There is still time to sign it, if this is something that keeps you awake at night. Or if you have ever got lost trying to find King's Road when all you can find is Kings Road, which is obviously somewhere else entirely.

The Conservative party recently announced plans to offer a £1m prize to the best use of social networking to harness the collective wisdom of the population in policy-making.

Judging by a good proportion of the e-petitions on the Number 10 website this is a slightly scary idea. Here's a small selection that caught my eye (mind you, I've included one that I would definitely sign):
  • Stop the post office delivering mail to residents of the east riding of yorkshire improperly addressed.
  • Ban the words 'Unlimited' in publications and/or advertisements by all companies where the service they offer is limited.
  • Label lilies and bouquets containing lilies as deadly to cats.
  • Bring Tony Blair to account over the war in Iraq.
  • Stop The Council Destroying The Graves And Let Our Beloved Rest In Peace!.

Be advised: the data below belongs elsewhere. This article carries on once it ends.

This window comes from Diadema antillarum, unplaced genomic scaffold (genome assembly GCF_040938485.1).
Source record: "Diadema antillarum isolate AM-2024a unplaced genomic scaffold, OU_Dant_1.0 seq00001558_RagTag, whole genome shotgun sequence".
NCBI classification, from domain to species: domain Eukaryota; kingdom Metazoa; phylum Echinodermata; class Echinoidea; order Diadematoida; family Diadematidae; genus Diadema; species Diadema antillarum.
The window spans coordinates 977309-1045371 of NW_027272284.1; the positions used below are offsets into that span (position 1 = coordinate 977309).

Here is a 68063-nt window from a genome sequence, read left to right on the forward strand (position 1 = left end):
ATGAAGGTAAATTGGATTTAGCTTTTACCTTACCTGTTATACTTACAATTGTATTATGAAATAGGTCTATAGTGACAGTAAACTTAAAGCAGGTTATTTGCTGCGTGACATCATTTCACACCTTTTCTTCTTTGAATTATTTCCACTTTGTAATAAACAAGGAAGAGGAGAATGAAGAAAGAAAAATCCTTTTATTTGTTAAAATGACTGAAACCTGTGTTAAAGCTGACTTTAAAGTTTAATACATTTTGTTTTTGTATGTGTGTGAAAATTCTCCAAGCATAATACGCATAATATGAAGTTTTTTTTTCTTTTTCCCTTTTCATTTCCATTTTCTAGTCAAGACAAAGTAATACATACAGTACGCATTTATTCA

• Force all foreigners to learn english when coming to the UK to migrate.
  • Get us out of the EU and the sooner the better.
  • Re-instate British dignity by banning political correctness against all things British!
  • Ban Goverment TV information that use fear tactics.
  • Stop the way tv licencing sends rude threatening and down right obnoxious letter to everybody based on the rather crass assumption we are all licence dodgers.

Friday, January 01, 2010

The strange websites of thought leaders

My mention of Robert de Beaugrande's website reminds me of some others I've encountered from prominent thinkers where there's a strange disconnect between the quality of the thinking and the visual design.